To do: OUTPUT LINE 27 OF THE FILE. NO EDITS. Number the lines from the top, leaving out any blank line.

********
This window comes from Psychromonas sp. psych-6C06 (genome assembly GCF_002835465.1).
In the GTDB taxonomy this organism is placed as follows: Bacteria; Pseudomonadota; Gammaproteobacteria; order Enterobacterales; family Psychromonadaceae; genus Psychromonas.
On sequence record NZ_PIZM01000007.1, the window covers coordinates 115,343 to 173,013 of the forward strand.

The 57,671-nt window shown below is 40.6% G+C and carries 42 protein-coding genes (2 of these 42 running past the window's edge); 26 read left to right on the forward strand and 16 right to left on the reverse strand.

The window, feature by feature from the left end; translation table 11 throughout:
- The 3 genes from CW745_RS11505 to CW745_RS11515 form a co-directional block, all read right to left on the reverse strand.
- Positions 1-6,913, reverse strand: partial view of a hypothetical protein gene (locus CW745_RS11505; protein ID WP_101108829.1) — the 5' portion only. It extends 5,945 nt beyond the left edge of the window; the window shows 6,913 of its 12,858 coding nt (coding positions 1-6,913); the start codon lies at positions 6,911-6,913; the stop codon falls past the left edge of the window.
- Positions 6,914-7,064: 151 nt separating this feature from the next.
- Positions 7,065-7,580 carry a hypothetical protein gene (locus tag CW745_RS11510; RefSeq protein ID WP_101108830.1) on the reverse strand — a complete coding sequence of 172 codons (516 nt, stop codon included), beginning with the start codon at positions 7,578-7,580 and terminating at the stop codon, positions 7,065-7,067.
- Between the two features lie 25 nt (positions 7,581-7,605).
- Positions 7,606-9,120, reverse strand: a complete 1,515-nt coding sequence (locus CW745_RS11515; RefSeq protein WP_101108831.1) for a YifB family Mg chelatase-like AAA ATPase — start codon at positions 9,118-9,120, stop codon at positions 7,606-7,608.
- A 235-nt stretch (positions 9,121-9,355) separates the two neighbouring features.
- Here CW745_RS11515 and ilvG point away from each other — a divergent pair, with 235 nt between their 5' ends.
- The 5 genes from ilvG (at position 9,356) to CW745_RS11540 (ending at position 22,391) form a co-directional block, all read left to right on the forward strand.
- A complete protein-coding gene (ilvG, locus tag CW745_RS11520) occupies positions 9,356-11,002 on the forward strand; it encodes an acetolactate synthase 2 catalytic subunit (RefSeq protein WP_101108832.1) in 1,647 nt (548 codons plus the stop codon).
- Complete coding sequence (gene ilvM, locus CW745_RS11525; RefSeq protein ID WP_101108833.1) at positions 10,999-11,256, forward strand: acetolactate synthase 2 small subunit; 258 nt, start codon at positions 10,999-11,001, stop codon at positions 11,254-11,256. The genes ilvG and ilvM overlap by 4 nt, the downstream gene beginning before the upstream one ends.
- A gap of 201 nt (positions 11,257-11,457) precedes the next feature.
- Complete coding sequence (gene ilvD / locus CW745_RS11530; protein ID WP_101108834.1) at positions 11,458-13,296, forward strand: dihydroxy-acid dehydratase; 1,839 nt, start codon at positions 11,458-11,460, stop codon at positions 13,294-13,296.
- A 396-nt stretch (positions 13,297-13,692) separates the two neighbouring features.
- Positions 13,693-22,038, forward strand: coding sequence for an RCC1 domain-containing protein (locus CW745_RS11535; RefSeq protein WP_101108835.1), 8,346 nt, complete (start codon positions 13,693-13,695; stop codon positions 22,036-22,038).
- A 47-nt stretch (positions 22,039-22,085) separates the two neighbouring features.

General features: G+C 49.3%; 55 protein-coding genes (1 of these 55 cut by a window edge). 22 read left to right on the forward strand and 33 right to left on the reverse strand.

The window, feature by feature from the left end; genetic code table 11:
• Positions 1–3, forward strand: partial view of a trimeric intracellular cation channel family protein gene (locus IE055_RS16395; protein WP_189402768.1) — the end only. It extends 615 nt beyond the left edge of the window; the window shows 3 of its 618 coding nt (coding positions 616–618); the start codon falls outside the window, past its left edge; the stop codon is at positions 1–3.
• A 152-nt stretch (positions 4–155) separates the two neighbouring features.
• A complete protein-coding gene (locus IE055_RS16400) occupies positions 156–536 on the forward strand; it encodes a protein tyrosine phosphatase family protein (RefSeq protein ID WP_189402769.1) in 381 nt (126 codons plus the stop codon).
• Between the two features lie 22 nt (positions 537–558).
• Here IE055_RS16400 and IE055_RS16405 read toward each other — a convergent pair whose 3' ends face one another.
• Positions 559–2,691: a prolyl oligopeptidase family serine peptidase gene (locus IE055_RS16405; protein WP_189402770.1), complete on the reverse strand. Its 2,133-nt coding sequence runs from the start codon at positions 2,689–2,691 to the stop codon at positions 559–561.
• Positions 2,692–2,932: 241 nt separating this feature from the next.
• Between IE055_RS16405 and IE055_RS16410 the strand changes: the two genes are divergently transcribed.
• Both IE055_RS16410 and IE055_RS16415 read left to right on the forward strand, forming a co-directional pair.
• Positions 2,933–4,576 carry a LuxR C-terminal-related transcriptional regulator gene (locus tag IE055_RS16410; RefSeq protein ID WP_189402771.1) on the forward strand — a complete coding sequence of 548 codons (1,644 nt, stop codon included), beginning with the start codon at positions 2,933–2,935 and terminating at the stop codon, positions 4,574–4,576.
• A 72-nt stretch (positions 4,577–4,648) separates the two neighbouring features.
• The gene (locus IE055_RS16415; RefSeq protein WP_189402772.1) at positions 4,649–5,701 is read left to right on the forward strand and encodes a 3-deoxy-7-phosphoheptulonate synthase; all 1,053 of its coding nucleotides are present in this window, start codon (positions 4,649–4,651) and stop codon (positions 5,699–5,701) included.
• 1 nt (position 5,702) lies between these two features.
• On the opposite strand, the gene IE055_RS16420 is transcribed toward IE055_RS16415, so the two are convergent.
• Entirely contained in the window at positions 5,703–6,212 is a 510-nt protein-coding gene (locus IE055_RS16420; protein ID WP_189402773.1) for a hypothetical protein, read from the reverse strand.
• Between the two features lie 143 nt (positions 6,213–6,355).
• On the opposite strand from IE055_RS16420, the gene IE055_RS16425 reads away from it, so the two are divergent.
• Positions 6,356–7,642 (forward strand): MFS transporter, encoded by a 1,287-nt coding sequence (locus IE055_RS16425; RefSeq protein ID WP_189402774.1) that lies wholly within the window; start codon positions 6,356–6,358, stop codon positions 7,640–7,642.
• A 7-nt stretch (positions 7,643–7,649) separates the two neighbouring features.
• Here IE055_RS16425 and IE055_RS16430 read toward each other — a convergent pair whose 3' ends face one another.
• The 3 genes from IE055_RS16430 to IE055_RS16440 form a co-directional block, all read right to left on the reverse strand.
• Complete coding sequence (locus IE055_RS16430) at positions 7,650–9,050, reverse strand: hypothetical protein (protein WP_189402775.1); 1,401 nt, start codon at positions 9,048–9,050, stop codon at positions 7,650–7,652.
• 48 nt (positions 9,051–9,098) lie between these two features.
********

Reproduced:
• Between the two features lie 22 nt (positions 537–558).